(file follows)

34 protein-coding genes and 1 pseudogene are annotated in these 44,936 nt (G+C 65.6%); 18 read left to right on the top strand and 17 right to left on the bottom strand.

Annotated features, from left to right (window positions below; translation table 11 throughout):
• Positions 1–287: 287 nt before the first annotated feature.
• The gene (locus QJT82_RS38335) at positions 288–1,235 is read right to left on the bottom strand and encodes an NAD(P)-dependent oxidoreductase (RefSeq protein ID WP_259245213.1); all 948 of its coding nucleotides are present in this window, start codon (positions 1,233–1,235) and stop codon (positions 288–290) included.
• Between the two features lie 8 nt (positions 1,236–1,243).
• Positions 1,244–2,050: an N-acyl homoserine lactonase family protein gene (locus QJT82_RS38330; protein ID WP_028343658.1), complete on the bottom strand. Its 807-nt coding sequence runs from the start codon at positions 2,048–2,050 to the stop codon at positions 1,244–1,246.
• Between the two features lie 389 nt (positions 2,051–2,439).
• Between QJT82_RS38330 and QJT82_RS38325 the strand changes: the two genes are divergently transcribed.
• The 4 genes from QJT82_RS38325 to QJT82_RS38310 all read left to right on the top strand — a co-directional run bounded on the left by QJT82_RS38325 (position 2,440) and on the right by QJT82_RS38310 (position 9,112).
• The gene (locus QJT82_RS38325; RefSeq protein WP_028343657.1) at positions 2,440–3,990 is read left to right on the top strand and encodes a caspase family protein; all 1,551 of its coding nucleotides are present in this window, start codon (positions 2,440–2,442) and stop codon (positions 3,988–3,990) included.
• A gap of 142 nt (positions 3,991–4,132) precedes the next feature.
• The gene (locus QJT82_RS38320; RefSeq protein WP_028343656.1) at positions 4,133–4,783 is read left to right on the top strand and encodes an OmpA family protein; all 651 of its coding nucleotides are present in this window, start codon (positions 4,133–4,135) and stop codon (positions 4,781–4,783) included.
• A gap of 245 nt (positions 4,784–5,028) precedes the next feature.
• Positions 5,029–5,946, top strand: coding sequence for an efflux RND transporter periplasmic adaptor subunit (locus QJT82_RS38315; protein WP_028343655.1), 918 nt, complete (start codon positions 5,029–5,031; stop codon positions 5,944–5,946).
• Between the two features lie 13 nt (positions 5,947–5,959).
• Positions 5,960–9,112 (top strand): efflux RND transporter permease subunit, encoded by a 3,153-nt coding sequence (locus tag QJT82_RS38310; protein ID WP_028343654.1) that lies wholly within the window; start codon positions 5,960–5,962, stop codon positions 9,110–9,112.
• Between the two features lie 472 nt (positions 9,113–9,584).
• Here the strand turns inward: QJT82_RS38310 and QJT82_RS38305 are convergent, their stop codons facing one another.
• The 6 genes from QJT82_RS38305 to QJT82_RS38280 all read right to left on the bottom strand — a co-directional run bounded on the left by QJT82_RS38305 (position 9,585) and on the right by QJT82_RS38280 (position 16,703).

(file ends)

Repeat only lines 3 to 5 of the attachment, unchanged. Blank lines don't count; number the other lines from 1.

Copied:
• Positions 1–287: 287 nt before the first annotated feature.
• The gene (locus QJT82_RS38335) at positions 288–1,235 is read right to left on the bottom strand and encodes an NAD(P)-dependent oxidoreductase (RefSeq protein ID WP_259245213.1); all 948 of its coding nucleotides are present in this window, start codon (positions 1,233–1,235) and stop codon (positions 288–290) included.
• Between the two features lie 8 nt (positions 1,236–1,243).